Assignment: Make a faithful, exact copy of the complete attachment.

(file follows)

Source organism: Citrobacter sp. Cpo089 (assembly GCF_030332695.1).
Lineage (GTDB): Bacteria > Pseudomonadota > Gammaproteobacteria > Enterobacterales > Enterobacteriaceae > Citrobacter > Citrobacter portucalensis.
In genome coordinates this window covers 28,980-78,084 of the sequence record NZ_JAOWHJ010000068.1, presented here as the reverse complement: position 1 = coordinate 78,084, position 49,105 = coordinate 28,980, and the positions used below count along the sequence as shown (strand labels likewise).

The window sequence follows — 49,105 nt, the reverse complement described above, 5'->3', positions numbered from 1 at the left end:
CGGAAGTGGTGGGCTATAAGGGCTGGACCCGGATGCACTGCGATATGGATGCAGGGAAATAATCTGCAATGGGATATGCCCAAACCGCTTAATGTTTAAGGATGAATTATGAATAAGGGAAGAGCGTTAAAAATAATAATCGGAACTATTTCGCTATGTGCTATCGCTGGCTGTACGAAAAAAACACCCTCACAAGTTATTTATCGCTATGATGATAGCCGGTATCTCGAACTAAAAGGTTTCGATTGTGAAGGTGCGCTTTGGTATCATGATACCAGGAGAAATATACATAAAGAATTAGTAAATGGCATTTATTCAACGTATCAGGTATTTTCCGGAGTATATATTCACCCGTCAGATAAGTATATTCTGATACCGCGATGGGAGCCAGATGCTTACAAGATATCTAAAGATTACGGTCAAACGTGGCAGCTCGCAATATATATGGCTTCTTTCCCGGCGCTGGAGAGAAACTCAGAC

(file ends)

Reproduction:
Source organism: Citrobacter sp. Cpo089 (assembly GCF_030332695.1).
Lineage (GTDB): Bacteria > Pseudomonadota > Gammaproteobacteria > Enterobacterales > Enterobacteriaceae > Citrobacter > Citrobacter portucalensis.
In genome coordinates this window covers 28,980-78,084 of the sequence record NZ_JAOWHJ010000068.1, presented here as the reverse complement: position 1 = coordinate 78,084, position 49,105 = coordinate 28,980, and the positions used below count along the sequence as shown (strand labels likewise).

The window sequence follows — 49,105 nt, the reverse complement described above, 5'->3', positions numbered from 1 at the left end:
CGGAAGTGGTGGGCTATAAGGGCTGGACCCGGATGCACTGCGATATGGATGCAGGGAAATAATCTGCAATGGGATATGCCCAAACCGCTTAATGTTTAAGGATGAATTATGAATAAGGGAAGAGCGTTAAAAATAATAATCGGAACTATTTCGCTATGTGCTATCGCTGGCTGTACGAAAAAAACACCCTCACAAGTTATTTATCGCTATGATGATAGCCGGTATCTCGAACTAAAAGGTTTCGATTGTGAAGGTGCGCTTTGGTATCATGATACCAGGAGAAATATACATAAAGAATTAGTAAATGGCATTTATTCAACGTATCAGGTATTTTCCGGAGTATATATTCACCCGTCAGATAAGTATATTCTGATACCGCGATGGGAGCCAGATGCTTACAAGATATCTAAAGATTACGGTCAAACGTGGCAGCTCGCAATATATATGGCTTCTTTCCCGGCGCTGGAGAGAAACTCAGAC